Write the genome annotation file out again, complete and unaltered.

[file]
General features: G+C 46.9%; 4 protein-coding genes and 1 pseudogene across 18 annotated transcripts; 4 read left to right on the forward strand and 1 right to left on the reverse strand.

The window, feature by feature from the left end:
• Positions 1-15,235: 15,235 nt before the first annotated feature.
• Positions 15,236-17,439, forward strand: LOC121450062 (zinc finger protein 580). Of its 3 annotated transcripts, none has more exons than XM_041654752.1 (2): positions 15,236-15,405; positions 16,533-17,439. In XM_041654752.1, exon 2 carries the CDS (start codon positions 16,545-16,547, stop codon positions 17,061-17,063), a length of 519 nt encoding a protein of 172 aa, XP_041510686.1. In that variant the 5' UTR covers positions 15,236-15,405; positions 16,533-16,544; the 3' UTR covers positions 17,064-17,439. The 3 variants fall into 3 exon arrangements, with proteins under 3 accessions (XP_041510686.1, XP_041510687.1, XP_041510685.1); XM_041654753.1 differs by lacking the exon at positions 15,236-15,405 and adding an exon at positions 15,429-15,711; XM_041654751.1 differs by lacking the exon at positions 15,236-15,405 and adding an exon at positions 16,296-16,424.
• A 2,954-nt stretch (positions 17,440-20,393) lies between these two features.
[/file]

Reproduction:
General features: G+C 46.9%; 4 protein-coding genes and 1 pseudogene across 18 annotated transcripts; 4 read left to right on the forward strand and 1 right to left on the reverse strand.

The window, feature by feature from the left end:
• Positions 1-15,235: 15,235 nt before the first annotated feature.
• Positions 15,236-17,439, forward strand: LOC121450062 (zinc finger protein 580). Of its 3 annotated transcripts, none has more exons than XM_041654752.1 (2): positions 15,236-15,405; positions 16,533-17,439. In XM_041654752.1, exon 2 carries the CDS (start codon positions 16,545-16,547, stop codon positions 17,061-17,063), a length of 519 nt encoding a protein of 172 aa, XP_041510686.1. In that variant the 5' UTR covers positions 15,236-15,405; positions 16,533-16,544; the 3' UTR covers positions 17,064-17,439. The 3 variants fall into 3 exon arrangements, with proteins under 3 accessions (XP_041510686.1, XP_041510687.1, XP_041510685.1); XM_041654753.1 differs by lacking the exon at positions 15,236-15,405 and adding an exon at positions 15,429-15,711; XM_041654751.1 differs by lacking the exon at positions 15,236-15,405 and adding an exon at positions 16,296-16,424.
• A 2,954-nt stretch (positions 17,440-20,393) lies between these two features.